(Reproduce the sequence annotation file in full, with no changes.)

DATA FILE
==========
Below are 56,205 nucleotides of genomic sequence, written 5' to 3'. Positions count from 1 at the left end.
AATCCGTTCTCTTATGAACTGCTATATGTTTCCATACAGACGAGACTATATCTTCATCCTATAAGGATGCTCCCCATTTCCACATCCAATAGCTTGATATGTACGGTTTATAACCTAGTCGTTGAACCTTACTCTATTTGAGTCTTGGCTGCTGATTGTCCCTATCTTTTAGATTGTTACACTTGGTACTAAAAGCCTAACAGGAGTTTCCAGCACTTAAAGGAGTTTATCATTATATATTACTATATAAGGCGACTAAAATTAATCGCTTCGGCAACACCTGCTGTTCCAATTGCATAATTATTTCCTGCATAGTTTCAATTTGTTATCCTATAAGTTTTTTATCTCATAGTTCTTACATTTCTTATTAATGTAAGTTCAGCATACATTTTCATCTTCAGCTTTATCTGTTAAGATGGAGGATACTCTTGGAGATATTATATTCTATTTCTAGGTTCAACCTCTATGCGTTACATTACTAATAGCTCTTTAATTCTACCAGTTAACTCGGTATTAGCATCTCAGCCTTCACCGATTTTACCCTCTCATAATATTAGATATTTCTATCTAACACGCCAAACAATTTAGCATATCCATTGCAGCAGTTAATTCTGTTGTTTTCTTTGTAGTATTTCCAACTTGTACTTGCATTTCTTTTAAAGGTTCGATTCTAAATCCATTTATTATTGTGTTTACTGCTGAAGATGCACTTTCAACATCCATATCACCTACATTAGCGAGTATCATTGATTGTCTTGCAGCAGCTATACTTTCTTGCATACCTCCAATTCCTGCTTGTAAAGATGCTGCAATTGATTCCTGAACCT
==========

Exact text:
Below are 56,205 nucleotides of genomic sequence, written 5' to 3'. Positions count from 1 at the left end.
AATCCGTTCTCTTATGAACTGCTATATGTTTCCATACAGACGAGACTATATCTTCATCCTATAAGGATGCTCCCCATTTCCACATCCAATAGCTTGATATGTACGGTTTATAACCTAGTCGTTGAACCTTACTCTATTTGAGTCTTGGCTGCTGATTGTCCCTATCTTTTAGATTGTTACACTTGGTACTAAAAGCCTAACAGGAGTTTCCAGCACTTAAAGGAGTTTATCATTATATATTACTATATAAGGCGACTAAAATTAATCGCTTCGGCAACACCTGCTGTTCCAATTGCATAATTATTTCCTGCATAGTTTCAATTTGTTATCCTATAAGTTTTTTATCTCATAGTTCTTACATTTCTTATTAATGTAAGTTCAGCATACATTTTCATCTTCAGCTTTATCTGTTAAGATGGAGGATACTCTTGGAGATATTATATTCTATTTCTAGGTTCAACCTCTATGCGTTACATTACTAATAGCTCTTTAATTCTACCAGTTAACTCGGTATTAGCATCTCAGCCTTCACCGATTTTACCCTCTCATAATATTAGATATTTCTATCTAACACGCCAAACAATTTAGCATATCCATTGCAGCAGTTAATTCTGTTGTTTTCTTTGTAGTATTTCCAACTTGTACTTGCATTTCTTTTAAAGGTTCGATTCTAAATCCATTTATTATTGTGTTTACTGCTGAAGATGCACTTTCAACATCCATATCACCTACATTAGCGAGTATCATTGATTGTCTTGCAGCAGCTATACTTTCTTGCATACCTCCAATTCCTGCTTGTAAAGATGCTGCAATTGATTCCTGAACCT